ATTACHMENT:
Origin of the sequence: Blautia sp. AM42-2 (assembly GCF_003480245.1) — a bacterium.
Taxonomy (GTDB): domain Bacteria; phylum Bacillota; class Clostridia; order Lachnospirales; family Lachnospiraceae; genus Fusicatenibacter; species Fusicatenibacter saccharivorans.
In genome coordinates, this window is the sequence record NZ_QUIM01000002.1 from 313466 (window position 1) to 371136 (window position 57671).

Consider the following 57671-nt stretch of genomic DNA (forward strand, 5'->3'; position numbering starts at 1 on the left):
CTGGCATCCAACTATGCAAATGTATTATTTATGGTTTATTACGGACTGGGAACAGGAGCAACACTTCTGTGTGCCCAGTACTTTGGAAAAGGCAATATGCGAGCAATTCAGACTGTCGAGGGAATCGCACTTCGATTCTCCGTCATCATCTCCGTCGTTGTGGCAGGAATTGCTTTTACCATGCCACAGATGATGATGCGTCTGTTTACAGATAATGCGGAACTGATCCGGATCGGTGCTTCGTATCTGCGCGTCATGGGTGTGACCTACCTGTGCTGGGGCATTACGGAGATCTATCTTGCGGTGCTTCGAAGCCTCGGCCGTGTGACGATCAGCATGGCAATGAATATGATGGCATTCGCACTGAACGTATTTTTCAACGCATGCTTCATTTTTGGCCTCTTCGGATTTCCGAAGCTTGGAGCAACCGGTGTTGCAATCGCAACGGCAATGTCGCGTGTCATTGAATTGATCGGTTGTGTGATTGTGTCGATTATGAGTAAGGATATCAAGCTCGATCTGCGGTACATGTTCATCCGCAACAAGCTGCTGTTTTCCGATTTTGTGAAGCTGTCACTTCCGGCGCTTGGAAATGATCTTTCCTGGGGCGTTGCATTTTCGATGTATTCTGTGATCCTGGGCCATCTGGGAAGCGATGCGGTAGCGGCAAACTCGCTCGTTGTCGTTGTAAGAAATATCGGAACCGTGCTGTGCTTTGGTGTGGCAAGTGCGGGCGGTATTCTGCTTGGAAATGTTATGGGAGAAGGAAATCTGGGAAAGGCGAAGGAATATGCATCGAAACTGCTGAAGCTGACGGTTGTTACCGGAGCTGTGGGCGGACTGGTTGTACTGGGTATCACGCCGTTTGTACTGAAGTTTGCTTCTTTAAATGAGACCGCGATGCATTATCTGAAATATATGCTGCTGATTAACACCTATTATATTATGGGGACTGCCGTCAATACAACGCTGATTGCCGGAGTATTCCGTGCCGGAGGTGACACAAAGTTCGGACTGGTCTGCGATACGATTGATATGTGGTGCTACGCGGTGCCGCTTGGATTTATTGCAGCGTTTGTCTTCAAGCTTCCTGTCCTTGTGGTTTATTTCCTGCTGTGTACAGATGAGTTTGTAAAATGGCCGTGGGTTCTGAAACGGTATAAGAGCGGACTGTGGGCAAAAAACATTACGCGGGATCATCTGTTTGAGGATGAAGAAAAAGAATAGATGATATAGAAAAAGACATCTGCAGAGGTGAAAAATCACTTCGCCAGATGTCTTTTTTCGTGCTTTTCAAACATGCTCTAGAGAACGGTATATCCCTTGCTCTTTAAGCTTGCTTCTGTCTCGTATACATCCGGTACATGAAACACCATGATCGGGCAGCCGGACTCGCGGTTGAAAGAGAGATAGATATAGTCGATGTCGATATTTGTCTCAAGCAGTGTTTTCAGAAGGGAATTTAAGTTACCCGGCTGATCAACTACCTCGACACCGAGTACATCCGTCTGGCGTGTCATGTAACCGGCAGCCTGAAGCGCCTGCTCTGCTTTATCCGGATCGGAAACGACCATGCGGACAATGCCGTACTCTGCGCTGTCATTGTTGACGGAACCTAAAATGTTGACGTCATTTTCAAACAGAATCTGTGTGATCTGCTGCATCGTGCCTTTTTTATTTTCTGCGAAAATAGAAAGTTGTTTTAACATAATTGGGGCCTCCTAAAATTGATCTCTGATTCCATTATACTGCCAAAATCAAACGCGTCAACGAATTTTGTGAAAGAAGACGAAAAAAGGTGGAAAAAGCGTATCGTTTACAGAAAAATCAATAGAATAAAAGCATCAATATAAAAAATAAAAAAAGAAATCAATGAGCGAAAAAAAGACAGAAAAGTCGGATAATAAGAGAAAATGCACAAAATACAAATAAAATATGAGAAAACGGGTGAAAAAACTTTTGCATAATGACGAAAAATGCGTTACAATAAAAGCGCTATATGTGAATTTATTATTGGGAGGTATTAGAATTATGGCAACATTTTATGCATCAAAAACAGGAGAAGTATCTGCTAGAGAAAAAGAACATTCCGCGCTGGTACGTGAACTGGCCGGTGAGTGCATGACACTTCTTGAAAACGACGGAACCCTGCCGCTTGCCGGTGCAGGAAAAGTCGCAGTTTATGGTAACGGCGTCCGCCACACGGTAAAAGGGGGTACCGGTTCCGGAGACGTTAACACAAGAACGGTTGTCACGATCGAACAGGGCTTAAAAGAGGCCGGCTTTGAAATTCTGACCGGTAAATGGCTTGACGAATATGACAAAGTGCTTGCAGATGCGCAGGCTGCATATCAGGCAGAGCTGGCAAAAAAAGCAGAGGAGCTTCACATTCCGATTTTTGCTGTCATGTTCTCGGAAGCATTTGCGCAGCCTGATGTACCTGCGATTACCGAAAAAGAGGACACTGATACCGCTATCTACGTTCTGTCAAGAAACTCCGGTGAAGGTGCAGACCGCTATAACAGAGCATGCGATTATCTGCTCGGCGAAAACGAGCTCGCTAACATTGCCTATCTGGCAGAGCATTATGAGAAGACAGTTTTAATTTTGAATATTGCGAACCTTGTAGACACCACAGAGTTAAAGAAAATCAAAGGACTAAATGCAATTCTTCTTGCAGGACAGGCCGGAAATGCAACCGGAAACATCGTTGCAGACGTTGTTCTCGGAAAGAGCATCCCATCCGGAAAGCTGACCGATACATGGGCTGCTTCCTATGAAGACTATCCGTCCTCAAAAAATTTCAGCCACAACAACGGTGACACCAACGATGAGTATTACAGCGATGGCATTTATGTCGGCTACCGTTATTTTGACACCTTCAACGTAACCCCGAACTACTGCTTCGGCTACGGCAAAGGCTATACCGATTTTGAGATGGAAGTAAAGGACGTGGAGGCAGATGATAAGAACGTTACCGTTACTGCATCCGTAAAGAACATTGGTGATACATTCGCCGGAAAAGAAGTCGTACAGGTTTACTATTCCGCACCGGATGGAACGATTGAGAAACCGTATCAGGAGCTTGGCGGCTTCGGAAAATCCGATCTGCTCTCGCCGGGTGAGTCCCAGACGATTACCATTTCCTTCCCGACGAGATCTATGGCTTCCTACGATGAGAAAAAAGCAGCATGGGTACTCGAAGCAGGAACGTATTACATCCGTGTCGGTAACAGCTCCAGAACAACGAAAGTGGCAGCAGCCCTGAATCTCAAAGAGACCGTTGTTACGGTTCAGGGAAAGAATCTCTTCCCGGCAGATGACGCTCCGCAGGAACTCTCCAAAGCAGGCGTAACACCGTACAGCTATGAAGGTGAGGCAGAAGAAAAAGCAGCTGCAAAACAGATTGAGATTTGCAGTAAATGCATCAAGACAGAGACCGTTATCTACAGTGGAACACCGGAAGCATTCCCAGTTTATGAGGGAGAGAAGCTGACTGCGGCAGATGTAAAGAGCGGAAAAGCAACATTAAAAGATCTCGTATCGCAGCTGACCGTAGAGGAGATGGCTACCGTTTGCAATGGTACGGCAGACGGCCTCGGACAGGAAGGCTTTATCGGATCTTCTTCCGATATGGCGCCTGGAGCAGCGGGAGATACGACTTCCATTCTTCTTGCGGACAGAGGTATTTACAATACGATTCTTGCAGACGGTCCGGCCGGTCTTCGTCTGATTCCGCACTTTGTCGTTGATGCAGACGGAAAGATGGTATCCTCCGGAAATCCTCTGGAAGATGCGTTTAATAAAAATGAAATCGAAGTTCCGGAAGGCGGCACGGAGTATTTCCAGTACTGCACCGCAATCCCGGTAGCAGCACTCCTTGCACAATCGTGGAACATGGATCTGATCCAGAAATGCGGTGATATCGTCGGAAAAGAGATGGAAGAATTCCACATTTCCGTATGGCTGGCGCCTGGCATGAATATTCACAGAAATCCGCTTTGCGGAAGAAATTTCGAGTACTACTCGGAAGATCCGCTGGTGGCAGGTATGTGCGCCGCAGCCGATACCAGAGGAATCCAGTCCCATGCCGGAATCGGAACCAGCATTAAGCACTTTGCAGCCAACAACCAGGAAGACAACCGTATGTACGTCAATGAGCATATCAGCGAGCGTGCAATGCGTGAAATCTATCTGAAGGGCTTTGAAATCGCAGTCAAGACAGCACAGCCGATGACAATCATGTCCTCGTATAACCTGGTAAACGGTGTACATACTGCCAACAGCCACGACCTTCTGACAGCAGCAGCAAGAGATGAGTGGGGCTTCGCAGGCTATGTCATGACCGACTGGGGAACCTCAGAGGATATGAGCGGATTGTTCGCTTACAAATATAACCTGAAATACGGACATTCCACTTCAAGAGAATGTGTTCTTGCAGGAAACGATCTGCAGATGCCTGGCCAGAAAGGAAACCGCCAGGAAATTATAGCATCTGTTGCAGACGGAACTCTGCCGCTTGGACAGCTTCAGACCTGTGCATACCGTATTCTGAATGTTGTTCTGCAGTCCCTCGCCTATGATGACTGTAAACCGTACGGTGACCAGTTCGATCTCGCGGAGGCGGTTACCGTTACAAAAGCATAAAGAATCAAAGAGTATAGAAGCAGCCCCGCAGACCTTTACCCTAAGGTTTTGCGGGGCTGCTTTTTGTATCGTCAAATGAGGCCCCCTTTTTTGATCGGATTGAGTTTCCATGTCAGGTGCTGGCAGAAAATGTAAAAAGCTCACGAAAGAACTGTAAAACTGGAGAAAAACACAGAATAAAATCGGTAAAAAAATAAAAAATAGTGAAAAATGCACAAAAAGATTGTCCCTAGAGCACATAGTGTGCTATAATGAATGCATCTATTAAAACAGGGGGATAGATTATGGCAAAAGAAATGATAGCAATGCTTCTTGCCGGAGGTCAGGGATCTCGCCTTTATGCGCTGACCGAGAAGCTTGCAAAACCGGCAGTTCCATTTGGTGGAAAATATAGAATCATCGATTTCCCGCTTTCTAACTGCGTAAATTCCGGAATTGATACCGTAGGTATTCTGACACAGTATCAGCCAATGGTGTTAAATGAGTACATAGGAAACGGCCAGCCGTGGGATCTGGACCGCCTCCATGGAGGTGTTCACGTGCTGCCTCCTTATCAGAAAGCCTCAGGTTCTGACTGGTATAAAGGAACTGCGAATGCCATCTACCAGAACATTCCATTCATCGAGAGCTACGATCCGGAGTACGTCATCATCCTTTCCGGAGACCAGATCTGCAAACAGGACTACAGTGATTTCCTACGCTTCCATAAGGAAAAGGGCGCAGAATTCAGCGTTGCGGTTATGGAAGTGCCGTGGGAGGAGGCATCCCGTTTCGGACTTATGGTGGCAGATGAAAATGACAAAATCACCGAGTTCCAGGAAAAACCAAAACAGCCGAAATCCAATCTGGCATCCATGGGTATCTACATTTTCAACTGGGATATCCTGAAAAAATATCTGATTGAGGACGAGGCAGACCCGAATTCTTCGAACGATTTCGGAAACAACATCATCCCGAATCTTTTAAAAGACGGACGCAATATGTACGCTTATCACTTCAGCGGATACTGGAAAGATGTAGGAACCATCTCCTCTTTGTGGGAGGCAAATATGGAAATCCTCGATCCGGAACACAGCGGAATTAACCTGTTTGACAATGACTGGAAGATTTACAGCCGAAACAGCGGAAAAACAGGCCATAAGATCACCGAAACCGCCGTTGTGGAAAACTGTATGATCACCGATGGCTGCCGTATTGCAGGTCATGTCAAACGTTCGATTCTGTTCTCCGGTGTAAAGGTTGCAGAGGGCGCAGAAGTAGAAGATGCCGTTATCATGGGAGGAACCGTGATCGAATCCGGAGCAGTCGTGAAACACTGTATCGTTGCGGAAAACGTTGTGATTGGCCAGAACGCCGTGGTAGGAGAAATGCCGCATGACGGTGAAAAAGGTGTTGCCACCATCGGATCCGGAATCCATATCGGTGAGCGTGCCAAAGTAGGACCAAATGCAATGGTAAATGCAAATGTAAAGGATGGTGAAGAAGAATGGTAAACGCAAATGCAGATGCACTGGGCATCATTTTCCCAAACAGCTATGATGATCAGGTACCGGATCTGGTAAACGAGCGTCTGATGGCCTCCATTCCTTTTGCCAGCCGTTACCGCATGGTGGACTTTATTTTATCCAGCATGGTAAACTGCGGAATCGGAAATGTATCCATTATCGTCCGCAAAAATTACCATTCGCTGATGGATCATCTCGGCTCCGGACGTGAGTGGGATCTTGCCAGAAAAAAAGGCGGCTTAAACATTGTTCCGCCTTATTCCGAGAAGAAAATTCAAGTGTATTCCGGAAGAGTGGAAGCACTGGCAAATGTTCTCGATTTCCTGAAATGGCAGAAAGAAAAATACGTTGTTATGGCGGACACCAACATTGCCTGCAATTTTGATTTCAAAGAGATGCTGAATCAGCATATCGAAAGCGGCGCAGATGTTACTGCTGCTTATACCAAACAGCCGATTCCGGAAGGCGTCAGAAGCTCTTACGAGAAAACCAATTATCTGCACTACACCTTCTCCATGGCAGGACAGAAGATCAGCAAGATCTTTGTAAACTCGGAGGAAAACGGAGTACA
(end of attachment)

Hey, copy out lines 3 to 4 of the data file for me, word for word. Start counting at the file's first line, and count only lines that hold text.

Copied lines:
In genome coordinates, this window is the sequence record NZ_QUIM01000002.1 from 313466 (window position 1) to 371136 (window position 57671).

Consider the following 57671-nt stretch of genomic DNA (forward strand, 5'->3'; position numbering starts at 1 on the left):